It may be done in two ways. The victim may be hogtied, then supported by additional ropes or straps around the upper body above and below the breasts as well as around the folded legs, separate from (though possibly linked to) the hogtie bonds. These ropes can be used to lift the person into the air. Ropes can be placed in different areas to reduce the strain on the body being lifted in this manner. In this case, the victim is normally suspended face down, but may be placed in any position.
The second method is far simpler, but has much greater risk of dislocation of the arms. The victim may be tied with rope, but to reduce strain on the wrists and ankles suspension cuffs may be used. With the victim lying on their stomach, their wrists and ankles are bound together, and the suspension line is attached to the wrist and ankle bonds. When lifted, the victim is suspended with their arms and legs behind them with all their weight taken by the wrists and ankles. In this case, the victim is necessarily face down and gravity causes the back to arch. While this position is completely inescapable, it is also a very stringent and painful position with considerable tension on the limbs, and can easily lead to serious injury if not practised correctly.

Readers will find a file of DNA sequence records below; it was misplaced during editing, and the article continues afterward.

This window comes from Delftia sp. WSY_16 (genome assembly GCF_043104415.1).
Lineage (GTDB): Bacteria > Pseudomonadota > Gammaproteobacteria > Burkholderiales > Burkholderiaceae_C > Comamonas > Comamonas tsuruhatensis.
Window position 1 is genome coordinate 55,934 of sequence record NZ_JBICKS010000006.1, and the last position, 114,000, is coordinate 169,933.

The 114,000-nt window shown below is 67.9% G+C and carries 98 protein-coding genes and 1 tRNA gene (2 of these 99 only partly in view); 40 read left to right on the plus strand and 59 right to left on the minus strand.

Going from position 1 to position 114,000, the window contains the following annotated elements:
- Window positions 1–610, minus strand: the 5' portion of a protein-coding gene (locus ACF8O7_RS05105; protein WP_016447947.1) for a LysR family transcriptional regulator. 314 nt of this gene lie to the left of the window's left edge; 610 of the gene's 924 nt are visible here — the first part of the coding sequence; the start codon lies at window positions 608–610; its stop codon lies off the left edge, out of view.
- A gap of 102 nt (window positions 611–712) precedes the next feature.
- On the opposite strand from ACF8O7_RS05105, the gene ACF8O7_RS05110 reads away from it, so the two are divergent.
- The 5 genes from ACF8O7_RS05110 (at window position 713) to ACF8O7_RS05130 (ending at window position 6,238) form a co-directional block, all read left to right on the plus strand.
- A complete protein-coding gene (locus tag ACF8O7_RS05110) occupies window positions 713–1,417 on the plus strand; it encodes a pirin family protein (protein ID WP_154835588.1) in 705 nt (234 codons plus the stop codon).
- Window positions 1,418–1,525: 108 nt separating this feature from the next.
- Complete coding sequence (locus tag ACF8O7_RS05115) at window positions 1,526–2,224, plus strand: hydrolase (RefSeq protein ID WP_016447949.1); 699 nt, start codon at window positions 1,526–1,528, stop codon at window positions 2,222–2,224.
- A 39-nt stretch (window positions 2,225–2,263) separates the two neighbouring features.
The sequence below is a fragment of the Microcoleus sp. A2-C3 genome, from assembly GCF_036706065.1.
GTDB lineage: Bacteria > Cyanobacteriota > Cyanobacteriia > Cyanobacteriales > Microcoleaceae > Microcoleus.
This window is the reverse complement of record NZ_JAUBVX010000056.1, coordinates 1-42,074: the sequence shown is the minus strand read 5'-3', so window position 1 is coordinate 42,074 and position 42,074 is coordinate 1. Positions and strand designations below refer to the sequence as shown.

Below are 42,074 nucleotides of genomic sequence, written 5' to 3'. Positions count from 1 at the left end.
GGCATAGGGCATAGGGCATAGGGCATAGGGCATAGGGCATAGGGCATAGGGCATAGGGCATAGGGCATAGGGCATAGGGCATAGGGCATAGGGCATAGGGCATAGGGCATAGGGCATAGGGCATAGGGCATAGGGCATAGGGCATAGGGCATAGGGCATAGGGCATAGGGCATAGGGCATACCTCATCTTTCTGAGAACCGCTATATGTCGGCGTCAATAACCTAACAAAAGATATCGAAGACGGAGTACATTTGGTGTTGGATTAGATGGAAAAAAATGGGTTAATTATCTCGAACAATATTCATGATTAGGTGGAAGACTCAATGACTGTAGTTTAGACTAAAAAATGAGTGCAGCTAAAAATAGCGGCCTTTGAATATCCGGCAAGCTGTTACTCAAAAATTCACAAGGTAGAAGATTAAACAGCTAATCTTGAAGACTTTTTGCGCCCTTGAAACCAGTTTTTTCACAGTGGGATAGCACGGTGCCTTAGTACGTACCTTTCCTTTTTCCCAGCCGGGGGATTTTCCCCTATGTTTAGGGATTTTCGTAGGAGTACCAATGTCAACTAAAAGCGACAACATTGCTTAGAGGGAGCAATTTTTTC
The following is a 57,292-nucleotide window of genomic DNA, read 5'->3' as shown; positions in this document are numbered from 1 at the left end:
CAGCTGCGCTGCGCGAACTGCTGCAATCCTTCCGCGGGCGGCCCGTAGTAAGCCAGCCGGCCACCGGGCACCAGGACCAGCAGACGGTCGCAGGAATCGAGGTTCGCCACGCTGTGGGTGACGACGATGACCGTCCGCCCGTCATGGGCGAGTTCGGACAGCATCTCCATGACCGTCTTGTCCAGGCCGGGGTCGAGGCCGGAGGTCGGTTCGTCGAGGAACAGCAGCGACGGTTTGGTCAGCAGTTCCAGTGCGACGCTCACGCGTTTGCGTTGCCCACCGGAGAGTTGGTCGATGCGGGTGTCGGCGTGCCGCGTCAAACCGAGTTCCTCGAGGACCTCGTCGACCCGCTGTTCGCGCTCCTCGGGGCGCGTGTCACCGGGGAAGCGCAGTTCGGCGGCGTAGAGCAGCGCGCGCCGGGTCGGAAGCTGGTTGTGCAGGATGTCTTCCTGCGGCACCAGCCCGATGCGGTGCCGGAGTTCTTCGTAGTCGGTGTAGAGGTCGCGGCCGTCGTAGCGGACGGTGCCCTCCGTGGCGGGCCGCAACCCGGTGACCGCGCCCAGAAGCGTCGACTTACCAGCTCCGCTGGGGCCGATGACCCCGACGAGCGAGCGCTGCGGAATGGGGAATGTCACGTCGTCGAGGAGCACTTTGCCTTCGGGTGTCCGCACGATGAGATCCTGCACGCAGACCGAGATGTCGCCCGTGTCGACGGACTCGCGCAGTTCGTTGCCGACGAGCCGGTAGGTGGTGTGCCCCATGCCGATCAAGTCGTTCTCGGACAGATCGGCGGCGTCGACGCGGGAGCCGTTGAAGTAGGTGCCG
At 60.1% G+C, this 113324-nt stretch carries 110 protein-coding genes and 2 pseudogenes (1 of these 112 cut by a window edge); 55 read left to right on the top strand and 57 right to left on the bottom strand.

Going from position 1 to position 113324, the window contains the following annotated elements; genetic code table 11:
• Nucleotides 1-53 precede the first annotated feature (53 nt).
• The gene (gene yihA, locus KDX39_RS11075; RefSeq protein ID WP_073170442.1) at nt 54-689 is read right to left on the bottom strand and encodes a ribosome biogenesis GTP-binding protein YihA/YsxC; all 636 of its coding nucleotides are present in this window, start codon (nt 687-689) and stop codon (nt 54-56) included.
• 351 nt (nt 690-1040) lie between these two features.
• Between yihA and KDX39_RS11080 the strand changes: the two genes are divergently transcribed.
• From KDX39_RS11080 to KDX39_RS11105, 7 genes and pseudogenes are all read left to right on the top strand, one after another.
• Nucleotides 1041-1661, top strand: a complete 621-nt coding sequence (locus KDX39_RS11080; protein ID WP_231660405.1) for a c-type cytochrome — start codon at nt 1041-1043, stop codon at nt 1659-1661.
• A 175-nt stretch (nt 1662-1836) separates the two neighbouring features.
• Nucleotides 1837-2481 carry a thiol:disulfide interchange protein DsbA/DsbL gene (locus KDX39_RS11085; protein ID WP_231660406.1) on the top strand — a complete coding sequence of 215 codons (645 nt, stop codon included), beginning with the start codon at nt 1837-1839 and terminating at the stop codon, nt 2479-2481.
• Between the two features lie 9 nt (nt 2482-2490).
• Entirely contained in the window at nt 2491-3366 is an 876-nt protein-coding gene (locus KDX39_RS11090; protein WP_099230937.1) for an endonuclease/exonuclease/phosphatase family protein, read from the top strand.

A technique that partially reproduces the second method is to start lifting the victim, but not so much that he or she is completely unsupported by the surface below.